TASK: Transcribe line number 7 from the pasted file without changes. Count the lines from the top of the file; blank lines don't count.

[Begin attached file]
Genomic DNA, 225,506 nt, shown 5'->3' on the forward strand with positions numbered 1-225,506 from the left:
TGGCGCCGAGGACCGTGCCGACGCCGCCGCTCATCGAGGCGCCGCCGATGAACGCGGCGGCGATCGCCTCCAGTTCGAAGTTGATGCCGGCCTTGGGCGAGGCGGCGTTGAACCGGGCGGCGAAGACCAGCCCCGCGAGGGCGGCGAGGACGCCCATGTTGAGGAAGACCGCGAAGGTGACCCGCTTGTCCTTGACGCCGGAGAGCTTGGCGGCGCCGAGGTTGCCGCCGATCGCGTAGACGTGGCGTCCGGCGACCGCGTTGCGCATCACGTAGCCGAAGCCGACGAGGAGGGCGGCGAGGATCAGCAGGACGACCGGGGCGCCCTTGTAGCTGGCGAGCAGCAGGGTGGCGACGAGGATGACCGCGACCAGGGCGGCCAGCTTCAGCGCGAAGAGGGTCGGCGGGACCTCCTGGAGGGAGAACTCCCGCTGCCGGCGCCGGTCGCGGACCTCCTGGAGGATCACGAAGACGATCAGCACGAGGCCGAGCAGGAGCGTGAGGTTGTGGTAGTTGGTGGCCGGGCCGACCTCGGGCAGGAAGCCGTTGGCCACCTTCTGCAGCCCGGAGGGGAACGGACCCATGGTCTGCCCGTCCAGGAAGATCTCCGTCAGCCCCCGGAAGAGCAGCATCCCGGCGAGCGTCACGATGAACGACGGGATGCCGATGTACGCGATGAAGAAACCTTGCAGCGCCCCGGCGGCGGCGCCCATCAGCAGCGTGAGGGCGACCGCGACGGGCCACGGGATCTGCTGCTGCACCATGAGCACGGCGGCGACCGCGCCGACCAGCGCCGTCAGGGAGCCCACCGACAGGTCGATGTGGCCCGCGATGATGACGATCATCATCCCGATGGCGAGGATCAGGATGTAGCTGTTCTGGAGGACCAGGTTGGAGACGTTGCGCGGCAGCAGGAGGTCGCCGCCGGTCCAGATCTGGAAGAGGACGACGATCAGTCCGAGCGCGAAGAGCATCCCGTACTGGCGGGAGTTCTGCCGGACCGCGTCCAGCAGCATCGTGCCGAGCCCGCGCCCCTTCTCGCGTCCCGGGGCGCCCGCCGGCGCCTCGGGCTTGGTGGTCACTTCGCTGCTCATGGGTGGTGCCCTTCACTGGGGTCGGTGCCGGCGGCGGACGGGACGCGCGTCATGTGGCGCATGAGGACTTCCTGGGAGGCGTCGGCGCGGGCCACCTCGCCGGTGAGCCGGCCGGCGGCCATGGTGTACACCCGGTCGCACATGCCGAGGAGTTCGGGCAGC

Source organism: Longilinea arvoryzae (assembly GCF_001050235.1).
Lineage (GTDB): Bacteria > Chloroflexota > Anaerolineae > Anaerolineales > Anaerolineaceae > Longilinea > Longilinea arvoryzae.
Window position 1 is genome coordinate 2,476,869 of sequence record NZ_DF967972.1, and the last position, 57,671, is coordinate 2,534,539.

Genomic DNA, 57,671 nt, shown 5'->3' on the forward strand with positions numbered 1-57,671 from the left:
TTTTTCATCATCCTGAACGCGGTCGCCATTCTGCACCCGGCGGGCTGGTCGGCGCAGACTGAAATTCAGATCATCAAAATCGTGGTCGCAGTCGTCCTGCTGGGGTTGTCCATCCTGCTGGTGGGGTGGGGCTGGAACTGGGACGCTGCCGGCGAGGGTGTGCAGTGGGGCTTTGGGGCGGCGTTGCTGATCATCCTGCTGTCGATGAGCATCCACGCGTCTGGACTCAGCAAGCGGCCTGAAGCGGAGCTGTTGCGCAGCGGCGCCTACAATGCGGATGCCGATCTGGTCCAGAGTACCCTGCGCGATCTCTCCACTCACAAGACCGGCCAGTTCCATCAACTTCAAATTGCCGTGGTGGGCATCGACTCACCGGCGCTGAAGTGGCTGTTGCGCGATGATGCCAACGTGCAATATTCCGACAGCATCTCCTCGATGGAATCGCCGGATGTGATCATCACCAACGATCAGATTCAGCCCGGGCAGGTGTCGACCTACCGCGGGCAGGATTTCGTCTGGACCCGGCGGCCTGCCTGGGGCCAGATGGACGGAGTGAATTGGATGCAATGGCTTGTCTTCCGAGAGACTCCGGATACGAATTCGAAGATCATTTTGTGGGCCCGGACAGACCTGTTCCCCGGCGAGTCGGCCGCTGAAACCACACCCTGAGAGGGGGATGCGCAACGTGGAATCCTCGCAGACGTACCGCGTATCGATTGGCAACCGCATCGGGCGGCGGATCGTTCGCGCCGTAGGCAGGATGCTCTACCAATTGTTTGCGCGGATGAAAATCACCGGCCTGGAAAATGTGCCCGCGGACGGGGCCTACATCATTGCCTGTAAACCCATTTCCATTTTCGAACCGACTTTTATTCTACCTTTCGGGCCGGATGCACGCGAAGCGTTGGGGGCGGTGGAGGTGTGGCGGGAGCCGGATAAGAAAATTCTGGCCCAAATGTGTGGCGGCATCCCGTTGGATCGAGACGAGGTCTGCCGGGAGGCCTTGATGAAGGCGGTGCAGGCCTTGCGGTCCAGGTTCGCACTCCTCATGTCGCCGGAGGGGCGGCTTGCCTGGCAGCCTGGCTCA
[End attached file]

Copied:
TTTTTCATCATCCTGAACGCGGTCGCCATTCTGCACCCGGCGGGCTGGTCGGCGCAGACTGAAATTCAGATCATCAAAATCGTGGTCGCAGTCGTCCTGCTGGGGTTGTCCATCCTGCTGGTGGGGTGGGGCTGGAACTGGGACGCTGCCGGCGAGGGTGTGCAGTGGGGCTTTGGGGCGGCGTTGCTGATCATCCTGCTGTCGATGAGCATCCACGCGTCTGGACTCAGCAAGCGGCCTGAAGCGGAGCTGTTGCGCAGCGGCGCCTACAATGCGGATGCCGATCTGGTCCAGAGTACCCTGCGCGATCTCTCCACTCACAAGACCGGCCAGTTCCATCAACTTCAAATTGCCGTGGTGGGCATCGACTCACCGGCGCTGAAGTGGCTGTTGCGCGATGATGCCAACGTGCAATATTCCGACAGCATCTCCTCGATGGAATCGCCGGATGTGATCATCACCAACGATCAGATTCAGCCCGGGCAGGTGTCGACCTACCGCGGGCAGGATTTCGTCTGGACCCGGCGGCCTGCCTGGGGCCAGATGGACGGAGTGAATTGGATGCAATGGCTTGTCTTCCGAGAGACTCCGGATACGAATTCGAAGATCATTTTGTGGGCCCGGACAGACCTGTTCCCCGGCGAGTCGGCCGCTGAAACCACACCCTGAGAGGGGGATGCGCAACGTGGAATCCTCGCAGACGTACCGCGTATCGATTGGCAACCGCATCGGGCGGCGGATCGTTCGCGCCGTAGGCAGGATGCTCTACCAATTGTTTGCGCGGATGAAAATCACCGGCCTGGAAAATGTGCCCGCGGACGGGGCCTACATCATTGCCTGTAAACCCATTTCCATTTTCGAACCGACTTTTATTCTACCTTTCGGGCCGGATGCACGCGAAGCGTTGGGGGCGGTGGAGGTGTGGCGGGAGCCGGATAAGAAAATTCTGGCCCAAATGTGTGGCGGCATCCCGTTGGATCGAGACGAGGTCTGCCGGGAGGCCTTGATGAAGGCGGTGCAGGCCTTGCGGTCCAGGTTCGCACTCCTCATGTCGCCGGAGGGGCGGCTTGCCTGGCAGCCTGGCTCA